Bug 4759 - 'ex' length unit calculation (Some layout tests fail if the system primary language is Russian)
Summary: 'ex' length unit calculation (Some layout tests fail if the system primary la...
Alias: None
Product: WebKit
Classification: Unclassified
Component: Layout and Rendering (show other bugs)
Version: 420+
Hardware: Mac OS X 10.4
: P3 Normal
Assignee: Alexey Proskuryakov
Keywords: HasReduction
Depends on:
Reported: 2005-08-30 11:59 PDT by Alexey Proskuryakov
Modified: 2006-01-09 02:11 PST (History)
1 user (show)

See Also:

proposed patch (1.19 KB, patch)
2006-01-08 07:38 PST, Alexey Proskuryakov
mjs: review+
Details | Formatted Diff | Diff

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Description Alexey Proskuryakov 2005-08-30 11:59:19 PDT
Steps to reproduce:

1. Set the system primary lnguage to Russian (in International control panel); re-login
2. Run layout tests

Results: five of them fail:

Discussion: all these tests use lengths specified in ex units. Apparently, these are calculated incorrectly 
in some cases. I have traced this up to CSSPrimitiveValueImpl::computeLengthFloat(), which gives 
different results for different primary languages.

For example, length_units.html uses ex values for two font sizes, with factor values of 7.66406 and 
19.1602 (primary English). However, with primary Russian these become 7 and 18.
Comment 1 Alexey Proskuryakov 2005-08-30 13:10:48 PDT
Apparently, it's [font glyphWithName:@"x"] that fails (in [WebTextRenderer xHeight]) for primary Russian.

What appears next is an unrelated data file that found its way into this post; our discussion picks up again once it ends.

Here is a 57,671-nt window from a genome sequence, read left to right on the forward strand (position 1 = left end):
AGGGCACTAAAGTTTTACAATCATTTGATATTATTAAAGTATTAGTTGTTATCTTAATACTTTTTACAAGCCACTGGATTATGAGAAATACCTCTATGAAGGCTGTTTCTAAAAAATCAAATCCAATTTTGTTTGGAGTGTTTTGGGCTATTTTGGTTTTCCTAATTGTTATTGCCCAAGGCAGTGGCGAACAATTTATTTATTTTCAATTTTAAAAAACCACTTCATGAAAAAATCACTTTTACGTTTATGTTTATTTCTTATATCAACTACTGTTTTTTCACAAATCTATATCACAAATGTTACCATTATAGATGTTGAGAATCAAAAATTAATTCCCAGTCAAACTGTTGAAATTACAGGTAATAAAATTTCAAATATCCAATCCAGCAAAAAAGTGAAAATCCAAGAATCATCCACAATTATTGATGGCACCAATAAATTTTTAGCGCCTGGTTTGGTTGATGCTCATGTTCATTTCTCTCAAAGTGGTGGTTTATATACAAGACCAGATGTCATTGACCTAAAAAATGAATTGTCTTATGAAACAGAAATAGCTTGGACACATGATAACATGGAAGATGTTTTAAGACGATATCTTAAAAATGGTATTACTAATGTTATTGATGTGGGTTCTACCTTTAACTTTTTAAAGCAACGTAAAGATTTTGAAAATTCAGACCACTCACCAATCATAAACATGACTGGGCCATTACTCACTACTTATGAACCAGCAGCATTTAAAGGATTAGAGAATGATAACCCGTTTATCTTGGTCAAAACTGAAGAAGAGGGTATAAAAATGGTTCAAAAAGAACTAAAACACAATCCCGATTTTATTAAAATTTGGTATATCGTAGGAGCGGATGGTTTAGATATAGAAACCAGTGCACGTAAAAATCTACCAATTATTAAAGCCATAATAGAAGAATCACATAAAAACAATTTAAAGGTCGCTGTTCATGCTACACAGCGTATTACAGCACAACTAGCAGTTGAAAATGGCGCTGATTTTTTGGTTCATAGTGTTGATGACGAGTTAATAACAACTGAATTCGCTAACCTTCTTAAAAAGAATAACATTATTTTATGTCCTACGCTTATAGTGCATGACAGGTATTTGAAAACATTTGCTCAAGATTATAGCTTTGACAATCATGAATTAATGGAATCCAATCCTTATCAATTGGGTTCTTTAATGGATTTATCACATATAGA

Many thanks to Mitz Pettel for guiding to this result!
Comment 2 Alexey Proskuryakov 2005-08-30 22:23:29 PDT
  Interestingly, the following reduced test fails for English primary language, too (also, see the thread at 
<http://www.cocoabuilder.com/archive/message/cocoa/2005/6/1/137649>). There's something in 
WebKit that makes fontWithName work, at least for some languages...

int main (int argc, const char * argv[]) 
    NSAutoreleasePool * pool = [[NSAutoreleasePool alloc] init];

    NSFont *font = [NSFont fontWithName:@"Times-Roman" size:12];
    NSLog(@"Font: %@", [font description]);
    NSGlyph xGlyph = [font glyphWithName:@"x"];
    NSLog(@"x glyph: %d", xGlyph);
    [pool release];
    return 0;
Comment 3 Eric Seidel (no email) 2005-12-28 01:17:49 PST
I would encourage alexey or mitz to take a stab at a patch here, as most of us don't live on a non-english 
system day-to-day.  Wonderful reduction, btw.  It would be even better if we could create a layout test to 
show this (that would not require any specific system language setting).
Comment 4 Alexey Proskuryakov 2005-12-28 04:19:35 PST
I approached this several times, but couldn't find a solution. Other ways of measuring width or 
advancement give different results, and I don't see any other way to find a glyph (other than the failing 
glyphWithName). I'm not a Cocoa expert, though.

Judging from comments and cvs log, this is a pretty sensitive area, so the results for Roman systems 
should probably be preserved exactly.
Comment 5 Alexey Proskuryakov 2006-01-08 07:38:26 PST
Created attachment 5544 [details]
proposed patch

Fallback to glyphForCharacter() if -[NSFont glyphWithName] has failed.

(Sorry for a not quite canonical form of the patch, the repository is
inaccessible at the moment)
Comment 6 Maciej Stachowiak 2006-01-09 01:57:58 PST
Comment on attachment 5544 [details]
proposed patch

you could coneider using only the new way to get the x glyph, if it works for
all languages.
Comment 7 Alexey Proskuryakov 2006-01-09 02:11:58 PST
Landed with glyphForCharacter() being used always, not just as a fallback (discussed with Maciej on IRC).